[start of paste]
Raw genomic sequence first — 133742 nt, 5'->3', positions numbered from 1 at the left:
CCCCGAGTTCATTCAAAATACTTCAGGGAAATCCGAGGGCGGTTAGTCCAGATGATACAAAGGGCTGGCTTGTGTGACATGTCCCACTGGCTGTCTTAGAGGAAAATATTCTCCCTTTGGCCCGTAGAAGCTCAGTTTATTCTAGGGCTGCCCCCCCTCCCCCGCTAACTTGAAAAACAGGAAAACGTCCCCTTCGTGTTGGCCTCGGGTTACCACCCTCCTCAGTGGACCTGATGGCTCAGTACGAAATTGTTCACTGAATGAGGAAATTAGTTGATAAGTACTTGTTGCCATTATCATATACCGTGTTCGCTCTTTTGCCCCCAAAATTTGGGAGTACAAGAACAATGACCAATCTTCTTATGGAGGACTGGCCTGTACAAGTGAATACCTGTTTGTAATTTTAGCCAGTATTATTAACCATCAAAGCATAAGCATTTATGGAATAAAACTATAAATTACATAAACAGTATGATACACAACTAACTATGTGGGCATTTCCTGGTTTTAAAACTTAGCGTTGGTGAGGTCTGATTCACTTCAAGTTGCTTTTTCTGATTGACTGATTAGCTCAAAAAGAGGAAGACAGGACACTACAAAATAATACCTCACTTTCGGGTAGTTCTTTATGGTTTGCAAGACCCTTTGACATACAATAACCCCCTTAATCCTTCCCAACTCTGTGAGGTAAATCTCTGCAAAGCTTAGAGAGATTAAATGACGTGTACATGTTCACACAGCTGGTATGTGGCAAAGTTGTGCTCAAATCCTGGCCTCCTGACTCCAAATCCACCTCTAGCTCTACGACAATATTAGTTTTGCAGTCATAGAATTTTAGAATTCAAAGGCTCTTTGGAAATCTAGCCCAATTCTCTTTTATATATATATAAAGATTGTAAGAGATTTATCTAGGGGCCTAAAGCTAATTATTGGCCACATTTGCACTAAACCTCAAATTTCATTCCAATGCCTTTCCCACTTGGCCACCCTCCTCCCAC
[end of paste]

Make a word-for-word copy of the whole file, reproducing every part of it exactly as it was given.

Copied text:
Raw genomic sequence first — 133742 nt, 5'->3', positions numbered from 1 at the left:
CCCCGAGTTCATTCAAAATACTTCAGGGAAATCCGAGGGCGGTTAGTCCAGATGATACAAAGGGCTGGCTTGTGTGACATGTCCCACTGGCTGTCTTAGAGGAAAATATTCTCCCTTTGGCCCGTAGAAGCTCAGTTTATTCTAGGGCTGCCCCCCCTCCCCCGCTAACTTGAAAAACAGGAAAACGTCCCCTTCGTGTTGGCCTCGGGTTACCACCCTCCTCAGTGGACCTGATGGCTCAGTACGAAATTGTTCACTGAATGAGGAAATTAGTTGATAAGTACTTGTTGCCATTATCATATACCGTGTTCGCTCTTTTGCCCCCAAAATTTGGGAGTACAAGAACAATGACCAATCTTCTTATGGAGGACTGGCCTGTACAAGTGAATACCTGTTTGTAATTTTAGCCAGTATTATTAACCATCAAAGCATAAGCATTTATGGAATAAAACTATAAATTACATAAACAGTATGATACACAACTAACTATGTGGGCATTTCCTGGTTTTAAAACTTAGCGTTGGTGAGGTCTGATTCACTTCAAGTTGCTTTTTCTGATTGACTGATTAGCTCAAAAAGAGGAAGACAGGACACTACAAAATAATACCTCACTTTCGGGTAGTTCTTTATGGTTTGCAAGACCCTTTGACATACAATAACCCCCTTAATCCTTCCCAACTCTGTGAGGTAAATCTCTGCAAAGCTTAGAGAGATTAAATGACGTGTACATGTTCACACAGCTGGTATGTGGCAAAGTTGTGCTCAAATCCTGGCCTCCTGACTCCAAATCCACCTCTAGCTCTACGACAATATTAGTTTTGCAGTCATAGAATTTTAGAATTCAAAGGCTCTTTGGAAATCTAGCCCAATTCTCTTTTATATATATATAAAGATTGTAAGAGATTTATCTAGGGGCCTAAAGCTAATTATTGGCCACATTTGCACTAAACCTCAAATTTCATTCCAATGCCTTTCCCACTTGGCCACCCTCCTCCCAC